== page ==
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AHIP Credentialing

Academy Value to Employers

Many employers know about AHIP. The 2016 AHIP member survey found that over 75% of the 560 respondents said their employer is aware of AHIP, and 60% said that AHIP was required or recommended for a position they’ve held or applied for or a raise they sought or attained. Employers who have not yet learned about AHIP may want to know the answers to these questions.

Tell me, what is AHIP?

The Academy of Health Information Professionals (AHIP) is the certification and career development program for medical librarians and other health information professionals. AHIP certification is equivalent to certifications in other professions, such as Human Resource (HR) certification, perioperative nursing certification, and medical-surgery nurse certification. AHIP is the only certification available to health information professionals.

What are the requirements for obtaining AHIP certification?

Obtaining AHIP certification required me to demonstrate to my peers, who have evaluated my portfolio, that I have met standards for formal education and for continuing education and individual accomplishment in areas such as teaching, publishing, conference presentations, and professional association activities. My certification is valid for five years. To maintain certification I must continue to demonstrate professional accomplishments, and the requirements become more demanding as I move up in level of Academy membership.

What is the value to my organization in hiring a professional with AHIP certification over a professional who lacks AHIP certification?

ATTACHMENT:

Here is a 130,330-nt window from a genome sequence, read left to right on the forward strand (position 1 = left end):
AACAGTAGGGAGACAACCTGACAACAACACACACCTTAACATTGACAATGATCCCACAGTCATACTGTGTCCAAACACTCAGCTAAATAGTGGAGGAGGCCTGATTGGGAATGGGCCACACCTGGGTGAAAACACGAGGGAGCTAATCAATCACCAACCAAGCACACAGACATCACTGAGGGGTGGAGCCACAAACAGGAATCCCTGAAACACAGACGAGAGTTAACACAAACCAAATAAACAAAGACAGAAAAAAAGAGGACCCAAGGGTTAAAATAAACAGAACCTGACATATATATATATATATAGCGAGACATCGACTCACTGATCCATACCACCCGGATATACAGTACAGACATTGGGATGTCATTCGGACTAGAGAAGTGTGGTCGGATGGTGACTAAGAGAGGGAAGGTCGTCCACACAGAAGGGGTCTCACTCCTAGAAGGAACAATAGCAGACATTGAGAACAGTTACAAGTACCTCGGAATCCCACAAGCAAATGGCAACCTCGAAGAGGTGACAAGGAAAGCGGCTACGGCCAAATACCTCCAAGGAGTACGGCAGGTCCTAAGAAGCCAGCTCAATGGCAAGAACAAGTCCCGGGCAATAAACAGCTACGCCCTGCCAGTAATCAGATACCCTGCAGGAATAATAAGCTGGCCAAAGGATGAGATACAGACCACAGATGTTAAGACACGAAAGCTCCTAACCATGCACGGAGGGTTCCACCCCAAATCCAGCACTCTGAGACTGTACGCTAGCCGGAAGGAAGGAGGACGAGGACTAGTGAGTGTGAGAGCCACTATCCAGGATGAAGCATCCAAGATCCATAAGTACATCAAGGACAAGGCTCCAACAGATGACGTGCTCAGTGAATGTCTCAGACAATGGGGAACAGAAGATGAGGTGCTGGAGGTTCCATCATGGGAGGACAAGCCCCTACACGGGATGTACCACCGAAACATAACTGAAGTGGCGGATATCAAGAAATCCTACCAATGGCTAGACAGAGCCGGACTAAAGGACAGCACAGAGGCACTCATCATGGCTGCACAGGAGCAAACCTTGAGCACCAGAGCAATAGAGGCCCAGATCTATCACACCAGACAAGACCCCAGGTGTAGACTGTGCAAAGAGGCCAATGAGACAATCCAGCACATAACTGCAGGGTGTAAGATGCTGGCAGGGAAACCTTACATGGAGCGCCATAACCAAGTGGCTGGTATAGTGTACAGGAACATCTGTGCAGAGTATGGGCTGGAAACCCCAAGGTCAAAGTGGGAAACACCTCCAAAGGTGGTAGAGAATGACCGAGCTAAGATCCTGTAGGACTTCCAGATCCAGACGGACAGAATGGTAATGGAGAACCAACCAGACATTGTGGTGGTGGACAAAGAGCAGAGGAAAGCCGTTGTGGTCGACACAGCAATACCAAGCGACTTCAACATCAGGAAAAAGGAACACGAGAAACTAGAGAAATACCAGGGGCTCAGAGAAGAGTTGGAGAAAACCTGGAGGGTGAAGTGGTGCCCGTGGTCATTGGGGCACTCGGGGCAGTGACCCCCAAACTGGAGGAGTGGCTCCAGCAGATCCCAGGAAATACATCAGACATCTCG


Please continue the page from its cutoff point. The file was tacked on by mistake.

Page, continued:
This is the question I hoped you would ask! While professionals in every field are a diverse lot and no certification guarantees every distinction of certification, in general, when you hire someone with AHIP certification you get:

  • A professional who meets a standard of professional education, experience, and accomplishment
  • A professional committed to their professional development and to staying current in their profession. AHIP members must reapply every five years, which requires them to stay current through continuing and formal education, contributing to scholarship in the field, and attending professional meetings, which offer 100s of scholarly and practical presentations and the latest from vendors.
  • A professional committed to the health information profession. AHIP members give back as mentors, instructors, and leaders.

This is what one library director said about AHIP:

When I became a Director, I made the strategic decision to require AHIP at hire for all medical librarians on staff, with the exception of entry-level positions. Entry-level medical librarians are required to get their AHIP within the first year of employment. This has made a positive difference within our organization when justifying positions and salaries commensurate with the specialized nature of medical librarians. It also encourages my medical librarians to retain their sense of curiosity to learn new things and seek experiences that further their professional development and understanding of the environments and populations that we serve.